Compounded Problems

However, if we don’t reach an idyllic Star Trek sort of future, then often authors envision a dystopia – and xenophobia is often a problem in dystopias. When things go poorly, when there is war or famine or plague, the outsider is one of the great fears or hated groups. I’m thinking of dystopias like V for Vendetta, or Children of Men, or The Windup Girl. All of these show worsening relations between nations, and worsening racial situations. General distrust and unhappiness.

Which unfortunately means that even if we reach an idyllic future, we may have to go through worse xenophobia to get there. Even in Star Trek, the idea is that they went through World War 3 to get there – and things were likely not very friendly at that point in future history. It was the introduction of aliens and space travel that united humanity and led to peace.

This post is part of the April A to Z Challenge, and also part of our occasional series on Science Fiction Today. You can read an explanation of both here. We are striving to keep these posts short, and know that we have not covered every example or angle – plenty of room for discussion!

Can We Be Too Old For A Genre?

Recently I was asking the question, what does it mean to be an adult? It seems like a good question, in a society lacking a proper coming-of-age, and where we have many aspects of dependency now carrying on late into people’s 20’s. What does it mean to suddenly, somewhere in the midst of all of that, be an “adult?”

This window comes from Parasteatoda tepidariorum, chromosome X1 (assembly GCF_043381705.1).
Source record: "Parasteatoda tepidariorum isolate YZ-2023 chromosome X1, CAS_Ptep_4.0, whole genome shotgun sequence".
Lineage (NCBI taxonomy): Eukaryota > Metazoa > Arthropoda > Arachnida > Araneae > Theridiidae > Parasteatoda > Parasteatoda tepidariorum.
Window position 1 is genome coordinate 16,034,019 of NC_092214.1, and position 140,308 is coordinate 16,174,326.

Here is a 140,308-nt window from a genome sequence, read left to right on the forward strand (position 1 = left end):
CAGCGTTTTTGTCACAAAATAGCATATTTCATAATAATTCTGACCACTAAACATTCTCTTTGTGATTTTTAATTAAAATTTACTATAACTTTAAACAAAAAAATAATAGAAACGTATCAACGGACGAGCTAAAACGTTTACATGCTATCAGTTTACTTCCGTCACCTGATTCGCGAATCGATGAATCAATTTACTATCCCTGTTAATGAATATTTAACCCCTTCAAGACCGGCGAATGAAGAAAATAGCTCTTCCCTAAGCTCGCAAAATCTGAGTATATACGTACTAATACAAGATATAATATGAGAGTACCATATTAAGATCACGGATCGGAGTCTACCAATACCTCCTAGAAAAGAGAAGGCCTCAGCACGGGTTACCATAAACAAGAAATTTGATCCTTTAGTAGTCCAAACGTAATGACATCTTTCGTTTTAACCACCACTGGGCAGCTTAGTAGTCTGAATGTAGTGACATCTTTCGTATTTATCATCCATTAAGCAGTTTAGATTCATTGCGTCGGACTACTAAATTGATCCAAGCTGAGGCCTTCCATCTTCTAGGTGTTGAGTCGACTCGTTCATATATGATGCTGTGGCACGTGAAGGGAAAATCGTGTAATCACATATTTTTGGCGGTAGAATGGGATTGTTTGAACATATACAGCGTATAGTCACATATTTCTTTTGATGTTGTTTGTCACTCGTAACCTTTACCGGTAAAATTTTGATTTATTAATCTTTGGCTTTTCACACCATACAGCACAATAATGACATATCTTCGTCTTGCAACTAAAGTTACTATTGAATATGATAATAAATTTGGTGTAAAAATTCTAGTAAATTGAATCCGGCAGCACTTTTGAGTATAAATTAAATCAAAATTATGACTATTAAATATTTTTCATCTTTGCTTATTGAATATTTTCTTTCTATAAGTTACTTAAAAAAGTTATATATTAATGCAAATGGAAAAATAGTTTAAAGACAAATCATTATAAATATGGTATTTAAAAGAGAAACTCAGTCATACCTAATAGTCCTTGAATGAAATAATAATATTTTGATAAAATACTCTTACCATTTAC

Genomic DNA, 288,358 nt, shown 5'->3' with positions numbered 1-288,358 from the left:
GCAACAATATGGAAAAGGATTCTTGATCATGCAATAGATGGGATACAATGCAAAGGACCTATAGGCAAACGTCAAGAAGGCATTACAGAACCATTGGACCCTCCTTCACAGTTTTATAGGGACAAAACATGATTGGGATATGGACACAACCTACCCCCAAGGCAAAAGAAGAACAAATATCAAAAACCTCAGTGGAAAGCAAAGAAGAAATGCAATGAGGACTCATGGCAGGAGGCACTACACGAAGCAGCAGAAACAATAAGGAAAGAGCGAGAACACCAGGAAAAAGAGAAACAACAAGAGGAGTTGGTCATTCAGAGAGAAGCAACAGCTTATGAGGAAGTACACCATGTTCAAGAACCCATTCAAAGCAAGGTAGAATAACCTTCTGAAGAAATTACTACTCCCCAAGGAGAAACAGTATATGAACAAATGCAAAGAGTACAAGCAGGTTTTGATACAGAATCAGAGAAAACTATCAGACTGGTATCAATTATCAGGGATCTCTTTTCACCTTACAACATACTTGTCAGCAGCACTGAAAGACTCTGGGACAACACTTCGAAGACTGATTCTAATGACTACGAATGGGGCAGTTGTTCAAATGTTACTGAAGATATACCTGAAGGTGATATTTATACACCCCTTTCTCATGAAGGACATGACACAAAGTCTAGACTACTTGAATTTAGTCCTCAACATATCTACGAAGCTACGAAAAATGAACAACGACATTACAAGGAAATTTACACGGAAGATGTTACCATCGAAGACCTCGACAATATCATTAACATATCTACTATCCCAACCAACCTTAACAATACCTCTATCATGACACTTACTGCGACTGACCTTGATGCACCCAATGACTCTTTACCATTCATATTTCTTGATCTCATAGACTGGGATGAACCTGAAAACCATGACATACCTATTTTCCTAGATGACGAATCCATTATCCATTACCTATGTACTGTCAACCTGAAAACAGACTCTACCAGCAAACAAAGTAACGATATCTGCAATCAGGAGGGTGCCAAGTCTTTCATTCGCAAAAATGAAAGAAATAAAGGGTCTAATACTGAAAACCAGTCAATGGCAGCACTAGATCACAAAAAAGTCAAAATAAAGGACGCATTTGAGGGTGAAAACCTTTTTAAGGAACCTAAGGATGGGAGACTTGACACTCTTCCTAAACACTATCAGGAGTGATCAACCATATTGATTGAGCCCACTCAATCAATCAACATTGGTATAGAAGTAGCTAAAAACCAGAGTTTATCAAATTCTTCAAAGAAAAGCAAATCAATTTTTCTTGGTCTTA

In thinking about this question, I have also been wrestling with some opinions that I’ve read. One is Alan Moore, acclaimed comics writer, who thinks that comics are for teens, and that the adults (generally probably men/manchildren in his mind) reading comics are just refusing and failing to grow up. I wrestled with this a bit in a discussion of Watchmen on Sourcerer, and I was talking Alan Moore again today for V for Vendetta

The other opinion is that of Alejandro Inarritu, director of the new film Birdman. I read about this on We Minored in Film – great post (and it got me commenting at length) and it got me thinking I wanted to write about this. Well, rant about this. Inarritu believes… well, in his words (quoted from We Minored in Film):

“I think there’s nothing wrong with being fixated on superheroes when you are 7 years old, but I think there’s a disease in not growing up.”

So two creators, saying comics, comic movies, superheroes… these things keep us as children, make us weird or wrong as adults. And I want to respect and engage with their opinions, because unlike people who don’t even give science fiction a chance, these creators are engaging with the genre, creating works in the genre, and not just completely dismissing it. So what does it mean for a genre – like the comic book story – to be for children? Well, let me be sarcastic, and then a bit serious.

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300 – LitFlix

I have finally read the graphic novel, 300, to compare to the movie. I had done so with intention of comparing to the new movie, 300: Rise of an Empire. A sequel which has no foundation in the graphic novel I read. A sequel which is not receiving the best of reviews.

Okay, so actually maybe the worst. Or there was this written review over on the Mary Sue: http://www.themarysue.com/300-rise-of-an-empire-review/

So Holly and I have decided, especially with how many movies there are coming out this month, we have better things to do with our time than see 300: Rise of an Empire in theaters. Maybe we’ll rent it later on and I can weigh in? For now, how about some comparison of film and graphic novel? On to 300!